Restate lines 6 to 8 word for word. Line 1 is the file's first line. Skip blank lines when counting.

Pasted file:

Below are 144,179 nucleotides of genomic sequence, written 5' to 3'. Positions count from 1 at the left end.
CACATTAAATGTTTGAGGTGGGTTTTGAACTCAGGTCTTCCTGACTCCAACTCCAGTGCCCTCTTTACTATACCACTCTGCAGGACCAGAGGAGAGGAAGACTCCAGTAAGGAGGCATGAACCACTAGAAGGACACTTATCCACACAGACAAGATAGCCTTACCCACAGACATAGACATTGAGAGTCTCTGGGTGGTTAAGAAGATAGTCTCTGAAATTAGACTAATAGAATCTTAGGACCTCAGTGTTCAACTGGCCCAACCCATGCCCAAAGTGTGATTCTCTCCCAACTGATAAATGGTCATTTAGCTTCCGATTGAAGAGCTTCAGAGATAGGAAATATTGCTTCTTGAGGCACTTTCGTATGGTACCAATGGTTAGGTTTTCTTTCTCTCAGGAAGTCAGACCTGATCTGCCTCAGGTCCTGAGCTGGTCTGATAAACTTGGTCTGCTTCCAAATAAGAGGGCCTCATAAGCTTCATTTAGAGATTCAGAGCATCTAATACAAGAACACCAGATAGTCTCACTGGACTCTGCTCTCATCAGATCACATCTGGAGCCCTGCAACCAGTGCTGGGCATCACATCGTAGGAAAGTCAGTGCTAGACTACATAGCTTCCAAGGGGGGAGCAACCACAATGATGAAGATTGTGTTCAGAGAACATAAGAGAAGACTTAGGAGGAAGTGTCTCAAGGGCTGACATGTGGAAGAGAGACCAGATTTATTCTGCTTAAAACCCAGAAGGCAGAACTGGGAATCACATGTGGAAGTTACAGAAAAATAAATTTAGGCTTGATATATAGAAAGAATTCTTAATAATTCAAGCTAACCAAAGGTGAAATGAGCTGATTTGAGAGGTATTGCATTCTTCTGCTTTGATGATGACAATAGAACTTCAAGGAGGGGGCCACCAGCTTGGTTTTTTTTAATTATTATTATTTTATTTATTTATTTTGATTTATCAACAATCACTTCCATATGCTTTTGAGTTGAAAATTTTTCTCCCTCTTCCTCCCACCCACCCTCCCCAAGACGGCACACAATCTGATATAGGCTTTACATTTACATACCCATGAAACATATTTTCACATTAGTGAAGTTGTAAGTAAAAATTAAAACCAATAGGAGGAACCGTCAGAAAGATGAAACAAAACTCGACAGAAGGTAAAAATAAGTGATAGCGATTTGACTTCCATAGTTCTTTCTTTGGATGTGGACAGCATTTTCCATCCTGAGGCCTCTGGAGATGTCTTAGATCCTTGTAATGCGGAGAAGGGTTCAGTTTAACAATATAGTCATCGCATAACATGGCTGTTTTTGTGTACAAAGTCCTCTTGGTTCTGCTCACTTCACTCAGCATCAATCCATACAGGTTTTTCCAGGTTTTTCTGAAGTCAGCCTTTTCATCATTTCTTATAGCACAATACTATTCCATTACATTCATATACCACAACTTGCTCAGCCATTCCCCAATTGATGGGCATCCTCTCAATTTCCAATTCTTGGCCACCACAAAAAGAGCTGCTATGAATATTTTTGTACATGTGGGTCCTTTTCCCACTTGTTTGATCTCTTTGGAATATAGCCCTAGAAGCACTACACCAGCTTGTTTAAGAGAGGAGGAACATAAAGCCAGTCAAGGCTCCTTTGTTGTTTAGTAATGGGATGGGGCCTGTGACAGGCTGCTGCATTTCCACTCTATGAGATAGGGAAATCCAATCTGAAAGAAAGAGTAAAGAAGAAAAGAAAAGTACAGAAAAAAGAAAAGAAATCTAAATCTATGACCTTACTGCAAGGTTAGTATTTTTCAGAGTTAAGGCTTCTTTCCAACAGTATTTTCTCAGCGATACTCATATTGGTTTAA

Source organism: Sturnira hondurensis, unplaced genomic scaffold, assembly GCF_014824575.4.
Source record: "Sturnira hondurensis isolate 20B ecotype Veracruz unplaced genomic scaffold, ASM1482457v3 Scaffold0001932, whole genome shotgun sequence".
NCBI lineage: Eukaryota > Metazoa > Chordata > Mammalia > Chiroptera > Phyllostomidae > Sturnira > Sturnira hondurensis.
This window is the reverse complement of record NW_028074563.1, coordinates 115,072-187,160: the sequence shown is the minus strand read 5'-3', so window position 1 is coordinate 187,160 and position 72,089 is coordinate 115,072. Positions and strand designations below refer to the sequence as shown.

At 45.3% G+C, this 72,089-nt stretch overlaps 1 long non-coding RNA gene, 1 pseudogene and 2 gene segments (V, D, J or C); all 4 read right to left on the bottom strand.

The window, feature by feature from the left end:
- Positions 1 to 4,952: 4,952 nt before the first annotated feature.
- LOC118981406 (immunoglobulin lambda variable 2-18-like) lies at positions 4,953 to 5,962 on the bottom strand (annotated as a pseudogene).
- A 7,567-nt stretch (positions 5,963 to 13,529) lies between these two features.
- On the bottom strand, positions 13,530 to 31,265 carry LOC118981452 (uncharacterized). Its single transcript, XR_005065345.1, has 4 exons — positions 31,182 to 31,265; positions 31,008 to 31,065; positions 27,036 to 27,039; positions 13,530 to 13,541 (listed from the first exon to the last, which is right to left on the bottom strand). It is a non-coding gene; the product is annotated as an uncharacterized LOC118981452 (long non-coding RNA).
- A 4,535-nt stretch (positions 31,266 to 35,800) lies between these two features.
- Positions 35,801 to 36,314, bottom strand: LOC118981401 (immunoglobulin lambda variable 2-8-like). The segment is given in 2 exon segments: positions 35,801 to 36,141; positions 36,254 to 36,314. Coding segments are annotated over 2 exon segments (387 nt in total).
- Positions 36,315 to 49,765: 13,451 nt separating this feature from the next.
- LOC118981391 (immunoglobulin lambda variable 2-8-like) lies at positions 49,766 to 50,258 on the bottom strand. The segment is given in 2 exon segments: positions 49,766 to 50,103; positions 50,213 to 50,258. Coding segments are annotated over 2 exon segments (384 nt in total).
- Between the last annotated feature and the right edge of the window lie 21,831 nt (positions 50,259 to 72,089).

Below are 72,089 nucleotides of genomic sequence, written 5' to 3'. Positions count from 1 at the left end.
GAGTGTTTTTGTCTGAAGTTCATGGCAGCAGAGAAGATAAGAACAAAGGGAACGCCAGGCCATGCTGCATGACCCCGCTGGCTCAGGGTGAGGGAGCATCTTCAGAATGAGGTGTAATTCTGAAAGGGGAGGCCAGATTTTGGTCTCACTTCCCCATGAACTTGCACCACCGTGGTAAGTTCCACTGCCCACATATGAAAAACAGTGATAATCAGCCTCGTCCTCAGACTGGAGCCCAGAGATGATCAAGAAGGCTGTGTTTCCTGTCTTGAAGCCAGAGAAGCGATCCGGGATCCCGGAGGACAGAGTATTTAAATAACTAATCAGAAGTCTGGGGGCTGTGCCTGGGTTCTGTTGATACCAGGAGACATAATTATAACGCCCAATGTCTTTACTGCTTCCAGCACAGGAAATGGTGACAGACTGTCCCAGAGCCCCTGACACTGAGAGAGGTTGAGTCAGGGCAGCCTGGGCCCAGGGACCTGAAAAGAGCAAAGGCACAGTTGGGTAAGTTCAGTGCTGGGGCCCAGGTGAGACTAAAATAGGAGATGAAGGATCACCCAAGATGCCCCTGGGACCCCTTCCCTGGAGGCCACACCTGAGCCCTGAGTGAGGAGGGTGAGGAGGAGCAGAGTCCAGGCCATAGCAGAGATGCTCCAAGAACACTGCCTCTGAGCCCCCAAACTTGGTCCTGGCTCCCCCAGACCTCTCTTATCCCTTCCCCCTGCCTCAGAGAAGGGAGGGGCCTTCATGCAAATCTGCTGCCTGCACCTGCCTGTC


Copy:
This window is the reverse complement of record NW_028074563.1, coordinates 115,072-187,160: the sequence shown is the minus strand read 5'-3', so window position 1 is coordinate 187,160 and position 72,089 is coordinate 115,072. Positions and strand designations below refer to the sequence as shown.

At 45.3% G+C, this 72,089-nt stretch overlaps 1 long non-coding RNA gene, 1 pseudogene and 2 gene segments (V, D, J or C); all 4 read right to left on the bottom strand.

The window, feature by feature from the left end: